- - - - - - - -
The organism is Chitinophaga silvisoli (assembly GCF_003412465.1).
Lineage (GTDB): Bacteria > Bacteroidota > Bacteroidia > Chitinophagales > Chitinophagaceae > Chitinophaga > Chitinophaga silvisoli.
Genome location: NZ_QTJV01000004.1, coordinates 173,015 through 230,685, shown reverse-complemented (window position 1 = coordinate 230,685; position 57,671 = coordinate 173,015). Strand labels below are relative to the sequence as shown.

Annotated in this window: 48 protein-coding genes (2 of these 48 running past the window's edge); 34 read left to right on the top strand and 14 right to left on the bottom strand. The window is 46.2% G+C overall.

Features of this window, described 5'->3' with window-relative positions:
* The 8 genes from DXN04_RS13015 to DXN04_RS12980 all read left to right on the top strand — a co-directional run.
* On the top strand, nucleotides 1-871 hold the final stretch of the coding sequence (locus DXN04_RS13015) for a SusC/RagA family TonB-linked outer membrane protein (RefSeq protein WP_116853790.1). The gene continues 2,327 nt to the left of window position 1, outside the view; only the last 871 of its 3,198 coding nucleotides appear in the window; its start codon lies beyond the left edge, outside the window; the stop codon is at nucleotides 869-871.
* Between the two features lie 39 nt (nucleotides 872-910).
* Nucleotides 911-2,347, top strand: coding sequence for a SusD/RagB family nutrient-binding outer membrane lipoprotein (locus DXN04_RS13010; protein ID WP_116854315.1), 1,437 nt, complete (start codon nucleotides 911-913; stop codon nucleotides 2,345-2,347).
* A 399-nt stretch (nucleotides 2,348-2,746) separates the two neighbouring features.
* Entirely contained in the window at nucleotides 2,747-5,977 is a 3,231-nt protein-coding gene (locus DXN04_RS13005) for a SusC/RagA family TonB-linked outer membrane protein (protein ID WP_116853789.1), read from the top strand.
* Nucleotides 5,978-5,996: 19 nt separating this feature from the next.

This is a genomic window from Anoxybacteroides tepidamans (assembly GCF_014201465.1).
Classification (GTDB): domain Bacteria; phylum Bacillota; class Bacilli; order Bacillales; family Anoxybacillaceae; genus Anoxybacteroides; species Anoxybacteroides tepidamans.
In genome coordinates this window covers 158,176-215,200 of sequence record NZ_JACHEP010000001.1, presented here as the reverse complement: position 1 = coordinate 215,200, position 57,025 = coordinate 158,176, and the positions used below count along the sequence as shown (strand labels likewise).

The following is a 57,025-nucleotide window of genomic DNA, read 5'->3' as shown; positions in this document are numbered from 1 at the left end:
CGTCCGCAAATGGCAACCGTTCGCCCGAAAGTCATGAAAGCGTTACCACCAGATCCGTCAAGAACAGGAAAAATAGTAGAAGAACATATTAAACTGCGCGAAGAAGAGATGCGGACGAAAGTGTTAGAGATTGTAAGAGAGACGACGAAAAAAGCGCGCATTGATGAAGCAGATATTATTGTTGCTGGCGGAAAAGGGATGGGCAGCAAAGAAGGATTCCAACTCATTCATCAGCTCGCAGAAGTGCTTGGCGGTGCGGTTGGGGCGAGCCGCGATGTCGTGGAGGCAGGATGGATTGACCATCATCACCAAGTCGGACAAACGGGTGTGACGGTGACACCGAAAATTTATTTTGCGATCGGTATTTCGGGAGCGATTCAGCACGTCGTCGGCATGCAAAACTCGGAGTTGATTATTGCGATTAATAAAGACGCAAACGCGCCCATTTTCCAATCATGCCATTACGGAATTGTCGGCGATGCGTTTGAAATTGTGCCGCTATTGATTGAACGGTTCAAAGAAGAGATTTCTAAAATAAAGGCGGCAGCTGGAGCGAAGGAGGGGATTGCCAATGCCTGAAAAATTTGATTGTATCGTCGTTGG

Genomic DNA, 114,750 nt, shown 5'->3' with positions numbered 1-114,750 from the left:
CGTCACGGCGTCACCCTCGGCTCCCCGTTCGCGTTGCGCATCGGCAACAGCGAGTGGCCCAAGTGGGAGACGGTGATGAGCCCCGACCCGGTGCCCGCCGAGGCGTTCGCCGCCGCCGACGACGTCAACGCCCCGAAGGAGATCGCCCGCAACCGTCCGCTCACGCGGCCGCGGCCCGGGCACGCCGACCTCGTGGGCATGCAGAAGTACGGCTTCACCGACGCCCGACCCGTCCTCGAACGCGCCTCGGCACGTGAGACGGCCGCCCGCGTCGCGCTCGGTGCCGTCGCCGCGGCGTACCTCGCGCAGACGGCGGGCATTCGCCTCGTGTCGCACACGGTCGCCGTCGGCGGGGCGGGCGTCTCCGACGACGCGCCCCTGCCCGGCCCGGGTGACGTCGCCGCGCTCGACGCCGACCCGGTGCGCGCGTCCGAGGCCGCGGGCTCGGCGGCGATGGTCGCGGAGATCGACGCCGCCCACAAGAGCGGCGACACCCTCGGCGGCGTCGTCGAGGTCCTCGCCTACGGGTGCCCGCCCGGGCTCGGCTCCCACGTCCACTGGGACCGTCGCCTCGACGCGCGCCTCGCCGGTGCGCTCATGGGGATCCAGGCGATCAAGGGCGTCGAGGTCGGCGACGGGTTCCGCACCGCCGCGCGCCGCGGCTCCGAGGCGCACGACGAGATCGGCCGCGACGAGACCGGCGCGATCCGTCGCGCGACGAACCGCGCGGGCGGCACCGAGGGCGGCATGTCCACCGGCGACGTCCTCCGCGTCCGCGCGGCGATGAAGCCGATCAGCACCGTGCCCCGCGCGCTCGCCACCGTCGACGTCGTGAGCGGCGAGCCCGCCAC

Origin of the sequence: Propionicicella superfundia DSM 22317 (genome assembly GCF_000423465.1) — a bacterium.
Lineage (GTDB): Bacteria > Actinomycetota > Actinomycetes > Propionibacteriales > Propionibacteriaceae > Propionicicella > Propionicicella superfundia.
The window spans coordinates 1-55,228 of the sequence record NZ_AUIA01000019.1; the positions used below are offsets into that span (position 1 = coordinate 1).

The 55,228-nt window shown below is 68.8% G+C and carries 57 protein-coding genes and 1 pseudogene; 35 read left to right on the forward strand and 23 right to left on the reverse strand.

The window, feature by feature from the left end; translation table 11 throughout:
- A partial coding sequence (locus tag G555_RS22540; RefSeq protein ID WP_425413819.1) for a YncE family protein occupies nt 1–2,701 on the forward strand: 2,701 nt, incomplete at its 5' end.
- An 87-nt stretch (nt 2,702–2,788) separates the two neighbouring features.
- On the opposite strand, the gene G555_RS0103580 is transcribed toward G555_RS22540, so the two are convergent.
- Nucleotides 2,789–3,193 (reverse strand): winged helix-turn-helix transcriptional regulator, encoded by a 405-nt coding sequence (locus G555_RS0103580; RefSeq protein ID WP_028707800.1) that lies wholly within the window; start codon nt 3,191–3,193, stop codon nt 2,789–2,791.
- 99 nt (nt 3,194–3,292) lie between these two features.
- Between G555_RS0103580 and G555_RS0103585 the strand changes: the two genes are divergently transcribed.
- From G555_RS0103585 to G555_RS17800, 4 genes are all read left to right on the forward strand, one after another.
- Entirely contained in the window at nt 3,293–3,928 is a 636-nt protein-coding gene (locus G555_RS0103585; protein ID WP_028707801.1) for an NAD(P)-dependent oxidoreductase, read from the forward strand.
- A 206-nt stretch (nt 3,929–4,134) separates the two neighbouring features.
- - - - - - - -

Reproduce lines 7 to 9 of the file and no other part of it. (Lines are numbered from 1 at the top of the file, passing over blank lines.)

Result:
* On the top strand, nucleotides 1-871 hold the final stretch of the coding sequence (locus DXN04_RS13015) for a SusC/RagA family TonB-linked outer membrane protein (RefSeq protein WP_116853790.1). The gene continues 2,327 nt to the left of window position 1, outside the view; only the last 871 of its 3,198 coding nucleotides appear in the window; its start codon lies beyond the left edge, outside the window; the stop codon is at nucleotides 869-871.
* Between the two features lie 39 nt (nucleotides 872-910).
* Nucleotides 911-2,347, top strand: coding sequence for a SusD/RagB family nutrient-binding outer membrane lipoprotein (locus DXN04_RS13010; protein ID WP_116854315.1), 1,437 nt, complete (start codon nucleotides 911-913; stop codon nucleotides 2,345-2,347).